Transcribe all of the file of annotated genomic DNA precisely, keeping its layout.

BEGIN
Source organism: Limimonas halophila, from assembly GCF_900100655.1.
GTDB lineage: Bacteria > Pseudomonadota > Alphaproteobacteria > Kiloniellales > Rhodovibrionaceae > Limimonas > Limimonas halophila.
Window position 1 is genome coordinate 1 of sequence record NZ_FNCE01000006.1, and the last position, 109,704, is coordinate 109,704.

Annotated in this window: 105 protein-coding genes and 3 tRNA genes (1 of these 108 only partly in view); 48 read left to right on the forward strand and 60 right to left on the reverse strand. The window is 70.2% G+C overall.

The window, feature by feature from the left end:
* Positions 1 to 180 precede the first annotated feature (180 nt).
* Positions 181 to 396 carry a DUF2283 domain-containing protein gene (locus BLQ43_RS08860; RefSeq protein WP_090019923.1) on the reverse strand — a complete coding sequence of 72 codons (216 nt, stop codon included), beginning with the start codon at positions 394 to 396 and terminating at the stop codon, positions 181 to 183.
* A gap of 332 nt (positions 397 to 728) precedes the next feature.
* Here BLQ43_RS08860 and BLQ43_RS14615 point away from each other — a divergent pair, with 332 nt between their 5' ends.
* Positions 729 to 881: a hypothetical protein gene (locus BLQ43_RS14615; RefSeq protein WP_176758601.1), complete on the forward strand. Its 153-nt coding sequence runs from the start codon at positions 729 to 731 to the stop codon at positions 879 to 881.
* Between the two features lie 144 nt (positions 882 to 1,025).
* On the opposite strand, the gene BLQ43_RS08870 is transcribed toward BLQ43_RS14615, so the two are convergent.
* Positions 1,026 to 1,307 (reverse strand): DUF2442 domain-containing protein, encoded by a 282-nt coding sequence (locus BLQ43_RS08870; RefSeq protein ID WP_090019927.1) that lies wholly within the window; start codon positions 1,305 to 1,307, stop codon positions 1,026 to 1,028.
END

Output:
Source organism: Limimonas halophila, from assembly GCF_900100655.1.
GTDB lineage: Bacteria > Pseudomonadota > Alphaproteobacteria > Kiloniellales > Rhodovibrionaceae > Limimonas > Limimonas halophila.
Window position 1 is genome coordinate 1 of sequence record NZ_FNCE01000006.1, and the last position, 109,704, is coordinate 109,704.

Annotated in this window: 105 protein-coding genes and 3 tRNA genes (1 of these 108 only partly in view); 48 read left to right on the forward strand and 60 right to left on the reverse strand. The window is 70.2% G+C overall.

The window, feature by feature from the left end:
* Positions 1 to 180 precede the first annotated feature (180 nt).
* Positions 181 to 396 carry a DUF2283 domain-containing protein gene (locus BLQ43_RS08860; RefSeq protein WP_090019923.1) on the reverse strand — a complete coding sequence of 72 codons (216 nt, stop codon included), beginning with the start codon at positions 394 to 396 and terminating at the stop codon, positions 181 to 183.
* A gap of 332 nt (positions 397 to 728) precedes the next feature.
* Here BLQ43_RS08860 and BLQ43_RS14615 point away from each other — a divergent pair, with 332 nt between their 5' ends.
* Positions 729 to 881: a hypothetical protein gene (locus BLQ43_RS14615; RefSeq protein WP_176758601.1), complete on the forward strand. Its 153-nt coding sequence runs from the start codon at positions 729 to 731 to the stop codon at positions 879 to 881.
* Between the two features lie 144 nt (positions 882 to 1,025).
* On the opposite strand, the gene BLQ43_RS08870 is transcribed toward BLQ43_RS14615, so the two are convergent.
* Positions 1,026 to 1,307 (reverse strand): DUF2442 domain-containing protein, encoded by a 282-nt coding sequence (locus BLQ43_RS08870; RefSeq protein ID WP_090019927.1) that lies wholly within the window; start codon positions 1,305 to 1,307, stop codon positions 1,026 to 1,028.